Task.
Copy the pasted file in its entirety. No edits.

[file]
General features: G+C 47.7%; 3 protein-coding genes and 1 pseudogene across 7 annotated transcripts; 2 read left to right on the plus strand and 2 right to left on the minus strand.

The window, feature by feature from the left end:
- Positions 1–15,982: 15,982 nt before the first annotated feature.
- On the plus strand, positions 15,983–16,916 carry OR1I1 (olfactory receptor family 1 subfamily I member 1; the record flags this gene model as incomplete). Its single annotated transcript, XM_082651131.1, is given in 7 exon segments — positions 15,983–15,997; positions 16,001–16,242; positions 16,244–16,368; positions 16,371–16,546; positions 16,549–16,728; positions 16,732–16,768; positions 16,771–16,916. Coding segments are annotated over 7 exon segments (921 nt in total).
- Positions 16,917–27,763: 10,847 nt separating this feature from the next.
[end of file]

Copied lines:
General features: G+C 47.7%; 3 protein-coding genes and 1 pseudogene across 7 annotated transcripts; 2 read left to right on the plus strand and 2 right to left on the minus strand.

The window, feature by feature from the left end:
- Positions 1–15,982: 15,982 nt before the first annotated feature.
- On the plus strand, positions 15,983–16,916 carry OR1I1 (olfactory receptor family 1 subfamily I member 1; the record flags this gene model as incomplete). Its single annotated transcript, XM_082651131.1, is given in 7 exon segments — positions 15,983–15,997; positions 16,001–16,242; positions 16,244–16,368; positions 16,371–16,546; positions 16,549–16,728; positions 16,732–16,768; positions 16,771–16,916. Coding segments are annotated over 7 exon segments (921 nt in total).
- Positions 16,917–27,763: 10,847 nt separating this feature from the next.